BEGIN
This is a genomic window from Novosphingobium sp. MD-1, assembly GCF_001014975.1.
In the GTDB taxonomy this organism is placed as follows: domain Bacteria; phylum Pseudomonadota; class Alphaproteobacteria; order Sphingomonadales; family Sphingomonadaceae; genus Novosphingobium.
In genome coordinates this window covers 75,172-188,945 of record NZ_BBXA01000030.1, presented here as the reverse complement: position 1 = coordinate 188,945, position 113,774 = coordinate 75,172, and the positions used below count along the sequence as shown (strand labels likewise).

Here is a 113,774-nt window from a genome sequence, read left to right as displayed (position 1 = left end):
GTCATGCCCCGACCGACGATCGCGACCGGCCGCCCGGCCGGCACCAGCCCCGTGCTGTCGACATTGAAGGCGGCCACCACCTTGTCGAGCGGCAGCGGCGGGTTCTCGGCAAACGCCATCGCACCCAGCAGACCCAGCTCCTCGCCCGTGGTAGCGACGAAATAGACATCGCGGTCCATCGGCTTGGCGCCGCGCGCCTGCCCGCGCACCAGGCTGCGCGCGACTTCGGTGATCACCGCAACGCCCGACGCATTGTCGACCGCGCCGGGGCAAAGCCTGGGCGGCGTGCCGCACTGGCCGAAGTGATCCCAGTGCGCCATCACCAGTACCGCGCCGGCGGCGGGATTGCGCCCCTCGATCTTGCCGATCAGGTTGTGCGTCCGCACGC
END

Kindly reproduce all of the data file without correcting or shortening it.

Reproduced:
This is a genomic window from Novosphingobium sp. MD-1, assembly GCF_001014975.1.
In the GTDB taxonomy this organism is placed as follows: domain Bacteria; phylum Pseudomonadota; class Alphaproteobacteria; order Sphingomonadales; family Sphingomonadaceae; genus Novosphingobium.
In genome coordinates this window covers 75,172-188,945 of record NZ_BBXA01000030.1, presented here as the reverse complement: position 1 = coordinate 188,945, position 113,774 = coordinate 75,172, and the positions used below count along the sequence as shown (strand labels likewise).

Here is a 113,774-nt window from a genome sequence, read left to right as displayed (position 1 = left end):
GTCATGCCCCGACCGACGATCGCGACCGGCCGCCCGGCCGGCACCAGCCCCGTGCTGTCGACATTGAAGGCGGCCACCACCTTGTCGAGCGGCAGCGGCGGGTTCTCGGCAAACGCCATCGCACCCAGCAGACCCAGCTCCTCGCCCGTGGTAGCGACGAAATAGACATCGCGGTCCATCGGCTTGGCGCCGCGCGCCTGCCCGCGCACCAGGCTGCGCGCGACTTCGGTGATCACCGCAACGCCCGACGCATTGTCGACCGCGCCGGGGCAAAGCCTGGGCGGCGTGCCGCACTGGCCGAAGTGATCCCAGTGCGCCATCACCAGTACCGCGCCGGCGGCGGGATTGCGCCCCTCGATCTTGCCGATCAGGTTGTGCGTCCGCACGC